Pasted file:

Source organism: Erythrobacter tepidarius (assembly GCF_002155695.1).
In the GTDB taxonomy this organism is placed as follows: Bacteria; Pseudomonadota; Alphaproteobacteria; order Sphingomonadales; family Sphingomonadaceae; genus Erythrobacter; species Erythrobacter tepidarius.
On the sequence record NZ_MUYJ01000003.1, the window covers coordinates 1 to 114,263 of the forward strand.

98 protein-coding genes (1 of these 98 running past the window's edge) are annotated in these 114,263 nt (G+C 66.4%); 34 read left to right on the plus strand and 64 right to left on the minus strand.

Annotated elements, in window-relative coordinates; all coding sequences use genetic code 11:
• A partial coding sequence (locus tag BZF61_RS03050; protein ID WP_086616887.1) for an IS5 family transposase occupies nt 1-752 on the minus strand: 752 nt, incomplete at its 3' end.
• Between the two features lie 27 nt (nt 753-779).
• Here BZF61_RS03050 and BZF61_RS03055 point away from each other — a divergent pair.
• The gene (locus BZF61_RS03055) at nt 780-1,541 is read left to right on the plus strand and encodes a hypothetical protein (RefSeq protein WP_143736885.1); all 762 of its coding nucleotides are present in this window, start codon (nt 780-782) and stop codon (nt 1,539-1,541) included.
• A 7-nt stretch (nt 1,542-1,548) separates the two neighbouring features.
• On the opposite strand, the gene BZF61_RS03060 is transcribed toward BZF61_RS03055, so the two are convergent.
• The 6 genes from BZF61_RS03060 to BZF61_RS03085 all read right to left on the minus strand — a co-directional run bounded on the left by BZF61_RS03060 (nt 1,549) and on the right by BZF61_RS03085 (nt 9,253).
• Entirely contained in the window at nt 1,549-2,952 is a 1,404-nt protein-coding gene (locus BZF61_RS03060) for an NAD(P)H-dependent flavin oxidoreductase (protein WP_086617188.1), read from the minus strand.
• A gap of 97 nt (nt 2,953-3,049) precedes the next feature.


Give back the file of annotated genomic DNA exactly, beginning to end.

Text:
Source organism: Erythrobacter tepidarius (assembly GCF_002155695.1).
In the GTDB taxonomy this organism is placed as follows: Bacteria; Pseudomonadota; Alphaproteobacteria; order Sphingomonadales; family Sphingomonadaceae; genus Erythrobacter; species Erythrobacter tepidarius.
On the sequence record NZ_MUYJ01000003.1, the window covers coordinates 1 to 114,263 of the forward strand.

98 protein-coding genes (1 of these 98 running past the window's edge) are annotated in these 114,263 nt (G+C 66.4%); 34 read left to right on the plus strand and 64 right to left on the minus strand.

Annotated elements, in window-relative coordinates; all coding sequences use genetic code 11:
• A partial coding sequence (locus tag BZF61_RS03050; protein ID WP_086616887.1) for an IS5 family transposase occupies nt 1-752 on the minus strand: 752 nt, incomplete at its 3' end.
• Between the two features lie 27 nt (nt 753-779).
• Here BZF61_RS03050 and BZF61_RS03055 point away from each other — a divergent pair.
• The gene (locus BZF61_RS03055) at nt 780-1,541 is read left to right on the plus strand and encodes a hypothetical protein (RefSeq protein WP_143736885.1); all 762 of its coding nucleotides are present in this window, start codon (nt 780-782) and stop codon (nt 1,539-1,541) included.
• A 7-nt stretch (nt 1,542-1,548) separates the two neighbouring features.
• On the opposite strand, the gene BZF61_RS03060 is transcribed toward BZF61_RS03055, so the two are convergent.
• The 6 genes from BZF61_RS03060 to BZF61_RS03085 all read right to left on the minus strand — a co-directional run bounded on the left by BZF61_RS03060 (nt 1,549) and on the right by BZF61_RS03085 (nt 9,253).
• Entirely contained in the window at nt 1,549-2,952 is a 1,404-nt protein-coding gene (locus BZF61_RS03060) for an NAD(P)H-dependent flavin oxidoreductase (protein WP_086617188.1), read from the minus strand.
• A gap of 97 nt (nt 2,953-3,049) precedes the next feature.